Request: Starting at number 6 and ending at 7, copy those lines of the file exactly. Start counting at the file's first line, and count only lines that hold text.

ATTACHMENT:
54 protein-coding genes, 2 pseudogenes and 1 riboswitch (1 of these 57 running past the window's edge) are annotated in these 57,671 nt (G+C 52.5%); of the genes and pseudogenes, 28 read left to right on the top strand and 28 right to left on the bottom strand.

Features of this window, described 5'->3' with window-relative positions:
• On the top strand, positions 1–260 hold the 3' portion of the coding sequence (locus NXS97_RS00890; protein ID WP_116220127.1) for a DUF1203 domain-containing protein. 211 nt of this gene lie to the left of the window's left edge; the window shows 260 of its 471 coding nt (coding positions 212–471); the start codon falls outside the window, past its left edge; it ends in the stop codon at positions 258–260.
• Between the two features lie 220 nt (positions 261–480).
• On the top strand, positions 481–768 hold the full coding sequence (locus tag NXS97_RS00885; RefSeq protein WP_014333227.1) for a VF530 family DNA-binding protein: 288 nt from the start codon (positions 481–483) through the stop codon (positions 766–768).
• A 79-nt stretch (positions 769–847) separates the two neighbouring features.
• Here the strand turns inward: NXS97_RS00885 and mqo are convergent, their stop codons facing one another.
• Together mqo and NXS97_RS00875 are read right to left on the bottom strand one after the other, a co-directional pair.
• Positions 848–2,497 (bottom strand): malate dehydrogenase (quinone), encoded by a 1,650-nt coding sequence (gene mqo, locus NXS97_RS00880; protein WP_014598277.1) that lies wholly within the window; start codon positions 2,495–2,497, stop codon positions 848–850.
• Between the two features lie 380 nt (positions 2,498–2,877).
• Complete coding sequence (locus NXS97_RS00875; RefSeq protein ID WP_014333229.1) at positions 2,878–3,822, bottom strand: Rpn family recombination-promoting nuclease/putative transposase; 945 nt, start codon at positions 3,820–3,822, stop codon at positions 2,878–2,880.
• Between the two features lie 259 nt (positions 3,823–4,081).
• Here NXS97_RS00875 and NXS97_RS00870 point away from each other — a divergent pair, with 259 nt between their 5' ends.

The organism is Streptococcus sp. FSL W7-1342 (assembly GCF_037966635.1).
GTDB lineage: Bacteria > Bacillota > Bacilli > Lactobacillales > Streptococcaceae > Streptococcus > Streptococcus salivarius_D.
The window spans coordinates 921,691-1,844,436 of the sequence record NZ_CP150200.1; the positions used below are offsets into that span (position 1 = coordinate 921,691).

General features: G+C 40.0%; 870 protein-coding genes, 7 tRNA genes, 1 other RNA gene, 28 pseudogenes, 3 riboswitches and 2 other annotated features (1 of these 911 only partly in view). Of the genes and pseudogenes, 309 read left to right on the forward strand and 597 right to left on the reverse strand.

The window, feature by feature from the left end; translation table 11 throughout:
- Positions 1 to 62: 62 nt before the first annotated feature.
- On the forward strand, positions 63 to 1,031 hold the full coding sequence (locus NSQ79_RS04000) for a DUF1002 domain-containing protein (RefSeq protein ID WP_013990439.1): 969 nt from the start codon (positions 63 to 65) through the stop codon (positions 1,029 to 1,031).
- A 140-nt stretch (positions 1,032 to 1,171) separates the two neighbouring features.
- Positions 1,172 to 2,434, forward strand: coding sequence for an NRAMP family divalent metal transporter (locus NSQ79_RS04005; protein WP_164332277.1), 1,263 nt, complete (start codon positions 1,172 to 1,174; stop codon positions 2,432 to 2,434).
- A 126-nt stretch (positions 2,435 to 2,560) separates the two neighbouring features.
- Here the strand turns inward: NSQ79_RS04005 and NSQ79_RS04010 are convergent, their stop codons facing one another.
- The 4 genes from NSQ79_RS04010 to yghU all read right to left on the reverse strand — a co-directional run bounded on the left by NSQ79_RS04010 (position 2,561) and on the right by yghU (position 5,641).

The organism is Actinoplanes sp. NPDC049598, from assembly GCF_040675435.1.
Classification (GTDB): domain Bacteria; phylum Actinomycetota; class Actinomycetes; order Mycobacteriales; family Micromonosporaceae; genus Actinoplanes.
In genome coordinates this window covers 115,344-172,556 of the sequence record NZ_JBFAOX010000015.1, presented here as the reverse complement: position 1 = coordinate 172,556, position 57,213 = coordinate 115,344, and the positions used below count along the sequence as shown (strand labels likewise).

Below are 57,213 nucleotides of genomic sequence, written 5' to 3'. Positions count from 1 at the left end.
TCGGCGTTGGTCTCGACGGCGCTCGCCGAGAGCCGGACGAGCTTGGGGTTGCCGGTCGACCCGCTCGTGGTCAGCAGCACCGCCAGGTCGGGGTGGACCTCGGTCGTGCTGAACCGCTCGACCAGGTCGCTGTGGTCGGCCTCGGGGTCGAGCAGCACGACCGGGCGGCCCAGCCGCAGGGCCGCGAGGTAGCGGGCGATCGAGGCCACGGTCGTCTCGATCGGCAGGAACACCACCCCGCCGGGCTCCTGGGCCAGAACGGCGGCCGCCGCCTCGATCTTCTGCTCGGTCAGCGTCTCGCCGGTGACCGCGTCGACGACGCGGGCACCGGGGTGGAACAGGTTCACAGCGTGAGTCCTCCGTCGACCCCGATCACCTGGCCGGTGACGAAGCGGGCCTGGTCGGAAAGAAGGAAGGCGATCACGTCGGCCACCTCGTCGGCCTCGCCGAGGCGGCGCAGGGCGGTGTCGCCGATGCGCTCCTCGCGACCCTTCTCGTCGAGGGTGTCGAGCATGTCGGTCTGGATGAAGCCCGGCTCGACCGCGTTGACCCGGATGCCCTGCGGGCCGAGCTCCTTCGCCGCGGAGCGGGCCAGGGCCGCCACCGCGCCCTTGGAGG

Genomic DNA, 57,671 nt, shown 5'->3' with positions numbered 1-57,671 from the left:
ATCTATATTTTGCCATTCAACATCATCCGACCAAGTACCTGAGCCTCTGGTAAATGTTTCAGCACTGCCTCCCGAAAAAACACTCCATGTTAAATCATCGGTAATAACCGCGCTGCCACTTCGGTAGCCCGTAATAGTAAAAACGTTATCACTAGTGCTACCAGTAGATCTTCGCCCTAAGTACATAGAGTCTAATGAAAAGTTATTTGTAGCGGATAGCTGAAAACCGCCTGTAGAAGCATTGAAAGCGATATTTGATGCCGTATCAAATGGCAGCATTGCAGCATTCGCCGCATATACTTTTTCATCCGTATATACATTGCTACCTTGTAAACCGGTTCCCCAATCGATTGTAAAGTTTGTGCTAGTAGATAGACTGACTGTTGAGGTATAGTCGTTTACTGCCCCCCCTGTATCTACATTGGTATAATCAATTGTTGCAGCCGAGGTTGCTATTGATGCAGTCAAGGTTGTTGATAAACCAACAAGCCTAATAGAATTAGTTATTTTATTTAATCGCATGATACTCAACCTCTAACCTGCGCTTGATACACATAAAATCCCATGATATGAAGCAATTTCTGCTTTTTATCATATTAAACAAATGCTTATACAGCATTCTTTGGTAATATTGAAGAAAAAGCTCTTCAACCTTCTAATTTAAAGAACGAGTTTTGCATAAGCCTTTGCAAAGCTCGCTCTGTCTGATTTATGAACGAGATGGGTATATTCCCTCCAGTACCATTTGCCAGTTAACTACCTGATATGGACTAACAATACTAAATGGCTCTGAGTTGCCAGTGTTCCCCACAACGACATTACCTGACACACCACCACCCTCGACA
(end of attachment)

• A 79-nt stretch (positions 769–847) separates the two neighbouring features.
• Here the strand turns inward: NXS97_RS00885 and mqo are convergent, their stop codons facing one another.